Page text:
And a good day to you, Overthinkers.
Hacking its way across the green this week has been the story of Tiger Woods’ infidelity, exposed when he was taken to the hospital for crashing his Cadillac Escalade after his wife (supposedly) chased him down the driveway with a golf club. The scandal has hounded the pro golfer and his family all week. If he doesn’t address the situation, he may have to retire as merely the greatest golfer in the history of the sport.
Question: does golf need more “bad boy” athletes? Should Phil Mickleson spend more late nights at the 40/40 Club chasing Atlanta models? I mean, um, err … not to suggest that he does that … we’ve said too much.
In music news, the 2010 Grammy Nominees were announced. Beyonce, Taylor Swift and Lady Gaga have 23 nominations between them. Industry insiders predict Taylor Swift will walk away unhappy, as she didn’t have nearly enough music videos wearing odd metallic prostheses.
Question: which pop music star do you most want to see undergo a surreal re-invention, a la “Sasha Fierce” or Lady Gaga? And why?
And finally, Comcast announced an agreement this week to buy a controlling share in NBC from General Electric. This gives Comcast control over the NBC network, Universal Studios, Bravo, USA, CNBC, MSNBC and the Sci-Fi Channel. No word yet on where Alec Baldwin will end up.
Question: if the deal passes regulatory muster, then Comcast will own NBC, while Disney owns ABC and its affiliates (like ESPN), and Fox owns everything it owns. How many media companies will there be by 2015? Three? Two?
Answer these questions, or talk pop culture of your own, in the comments! This is YOUR Open Thread.
An interesting little discussion has popped up on the OTI Writers’ mailing list: Who would you say is the Godfather of Overthinking?
Perich’s suggestion, which I agree with, is that modern Overthinking can be traced to Roland Barthes.
I think he’s right — and, what’s more, you can see a trajectory of more and more overthinking in the progression from an early work like Mythologies to a magnum opus like S/Z.
Whom would you nominate?
Wrather: You. ;p
My take on Tiger is he’s going to get kind of snuffed by his fellow golfers. I don’t think golf is at all a “bad boy” sport, it’s a gentleman’s sport. I mean, maybe it would become more popular and less hoity-toity-esque if there were some more scandals and police reports, but I don’t see them actually ocurring. I don’t think it needs it, either. For what it is, it succeeds- it’s if the golf industry itself wants to change that would determine whether or not “bad boys” are “needed” or not. Football has enough of that for me.
I will say, somewhat in his defense, that while he shouldn’t have had an affair (or so many, for that matter), a spouse never has the right even threat, let alone commit, violence against their adulterous partner. I have heard (in personal discussions, at least) arguments along the lines of, “He cheated, she had every right!” Really? Every right to brandish a golf club? There is underlying sexism there, for if the roles were reversed, you bet your boots he’d be in jail (and people justifying her would be of the opinion that he should rot there, even if the golf club never actually touched the wife). Maybe she was suffering from a moment of hysteria or something, but that doesn’t mean she wasn’t out-of-line.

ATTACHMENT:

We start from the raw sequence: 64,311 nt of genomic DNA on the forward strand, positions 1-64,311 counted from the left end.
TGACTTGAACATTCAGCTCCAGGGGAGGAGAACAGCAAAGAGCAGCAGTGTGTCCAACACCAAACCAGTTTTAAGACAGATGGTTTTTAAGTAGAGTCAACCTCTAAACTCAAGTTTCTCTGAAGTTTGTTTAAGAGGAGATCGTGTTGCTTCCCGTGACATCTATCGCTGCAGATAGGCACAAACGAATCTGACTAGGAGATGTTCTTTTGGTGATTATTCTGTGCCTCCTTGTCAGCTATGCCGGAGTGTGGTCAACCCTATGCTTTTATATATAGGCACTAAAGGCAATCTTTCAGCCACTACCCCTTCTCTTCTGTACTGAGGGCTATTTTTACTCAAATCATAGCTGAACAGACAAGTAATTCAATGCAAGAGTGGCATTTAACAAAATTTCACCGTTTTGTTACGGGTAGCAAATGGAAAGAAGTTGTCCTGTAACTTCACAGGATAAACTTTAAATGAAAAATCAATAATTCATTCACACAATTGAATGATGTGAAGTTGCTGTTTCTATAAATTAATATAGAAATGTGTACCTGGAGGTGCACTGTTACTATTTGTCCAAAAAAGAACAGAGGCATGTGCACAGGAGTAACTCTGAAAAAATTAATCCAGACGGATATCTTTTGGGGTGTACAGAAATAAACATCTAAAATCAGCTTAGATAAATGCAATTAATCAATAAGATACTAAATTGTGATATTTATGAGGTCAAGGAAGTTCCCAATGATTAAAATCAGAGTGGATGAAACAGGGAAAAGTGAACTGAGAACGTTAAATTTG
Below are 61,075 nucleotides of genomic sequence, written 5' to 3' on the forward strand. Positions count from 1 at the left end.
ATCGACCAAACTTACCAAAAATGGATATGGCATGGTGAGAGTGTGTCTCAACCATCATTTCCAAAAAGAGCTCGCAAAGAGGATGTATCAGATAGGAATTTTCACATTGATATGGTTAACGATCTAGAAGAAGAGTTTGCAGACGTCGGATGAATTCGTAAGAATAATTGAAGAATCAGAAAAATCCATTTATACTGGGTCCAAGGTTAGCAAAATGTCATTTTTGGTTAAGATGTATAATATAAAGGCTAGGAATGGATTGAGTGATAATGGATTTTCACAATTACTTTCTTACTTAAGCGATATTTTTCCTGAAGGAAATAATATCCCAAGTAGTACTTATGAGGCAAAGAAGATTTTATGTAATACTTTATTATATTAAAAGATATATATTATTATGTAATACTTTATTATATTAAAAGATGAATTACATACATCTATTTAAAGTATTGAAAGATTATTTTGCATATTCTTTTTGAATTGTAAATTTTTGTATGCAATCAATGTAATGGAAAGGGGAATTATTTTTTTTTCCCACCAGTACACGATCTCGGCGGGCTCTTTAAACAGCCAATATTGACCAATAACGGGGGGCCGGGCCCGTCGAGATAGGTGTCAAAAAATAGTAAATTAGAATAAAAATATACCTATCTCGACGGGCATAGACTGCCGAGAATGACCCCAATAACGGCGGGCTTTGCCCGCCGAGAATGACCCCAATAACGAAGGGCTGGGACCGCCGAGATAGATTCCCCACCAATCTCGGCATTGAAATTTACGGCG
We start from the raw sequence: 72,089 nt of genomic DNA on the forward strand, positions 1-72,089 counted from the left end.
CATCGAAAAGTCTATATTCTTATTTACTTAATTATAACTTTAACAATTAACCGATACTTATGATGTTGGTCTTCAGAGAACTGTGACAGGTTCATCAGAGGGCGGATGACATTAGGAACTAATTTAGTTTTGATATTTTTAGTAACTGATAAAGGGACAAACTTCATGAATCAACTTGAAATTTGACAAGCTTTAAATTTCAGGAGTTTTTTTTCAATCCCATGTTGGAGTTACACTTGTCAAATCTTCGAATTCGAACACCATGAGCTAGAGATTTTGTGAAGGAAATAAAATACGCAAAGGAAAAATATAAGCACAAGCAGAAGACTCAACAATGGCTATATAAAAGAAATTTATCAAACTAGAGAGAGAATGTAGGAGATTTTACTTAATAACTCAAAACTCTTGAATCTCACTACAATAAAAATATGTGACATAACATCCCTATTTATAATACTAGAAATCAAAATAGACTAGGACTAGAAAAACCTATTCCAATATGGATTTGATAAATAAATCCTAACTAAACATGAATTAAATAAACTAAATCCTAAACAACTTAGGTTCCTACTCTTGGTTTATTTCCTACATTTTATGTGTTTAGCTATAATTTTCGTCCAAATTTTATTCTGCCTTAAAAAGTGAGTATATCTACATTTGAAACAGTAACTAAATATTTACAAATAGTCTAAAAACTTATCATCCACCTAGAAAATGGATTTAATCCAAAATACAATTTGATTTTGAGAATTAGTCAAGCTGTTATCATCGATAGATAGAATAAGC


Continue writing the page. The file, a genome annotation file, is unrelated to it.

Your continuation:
As for Mickelson, he’s the golfer you root for if you’re a masochist- he’s basically the Second Best Golfer of Our Time, which is soooooooo close and yet soooooo far. He gets right on the cusp and then DOH! he chokes at the last. He’s totally a tragic hero. His flaw isn’t hubris, though, it’s an inherent inability to win first place enough. My heart goes out to him. And he, by the way, is very much a family man. Doesn’t he skip some tournaments because of family stuff going on sometimes? I know he converted to Mormonism to marry his wife and such…
Re: pop star- Babs.
Comcast: I think the big worry about these companies owning everything is about the money, of course, not the content. If the companies making the movies own television networks, movie purchases, both at theaters and stores, could drop dramatically- movies would just come on TV sooner, so why bother spending the money on a ticket? And why bother buying the DVD when you can DVR so much sooner and then copy that? This would also cause networks like HBO and Showtime to crash, for why should a company pay THEM to show their movies when said company owns its OWN channel(s)?
I’d like to see
I’d like to see Reuben Studdard reinvent himself as a cyborg named RS-1 who sings soul-influenced electronica. Perhaps in collaboration with Deltron.
I always sort of considered the patron saint of OverthinkingIt to be David Foster Wallace. The man would write these mammoth essays about St. Elsewhere, Terminator, and David Lynch. They would be intellectual, they would be funny, and even when I disagreed with him, he always made me see the deeply familiar in a new way.
Personally, I am worried that Comcast is going to curtail the liberal bent of MSNBC and similar properties. Comcast’s leadership is known for effing with its business politically and getting involved in misleading the public with fake advertisements and other propoganda (just remember their campaign to stop the West Side Stadium, which involved publishing fake interviews with firefighters and other blue-collar folks when their real motivation was to keep competition away from MSG, which they own).
Like, I give it a year before the top-down management shakeups start putting more conservative propaganda on NBC affiliates. And not the kind of conservative propaganda that sensible conservatives like — stuff about the advantage of tax cuts, or the imporance of patriotism. No, more “Is Obama going to murder your grandma” or “Aren’t you worried about all these Mexicans? They could do ANYTHING.” type stuff.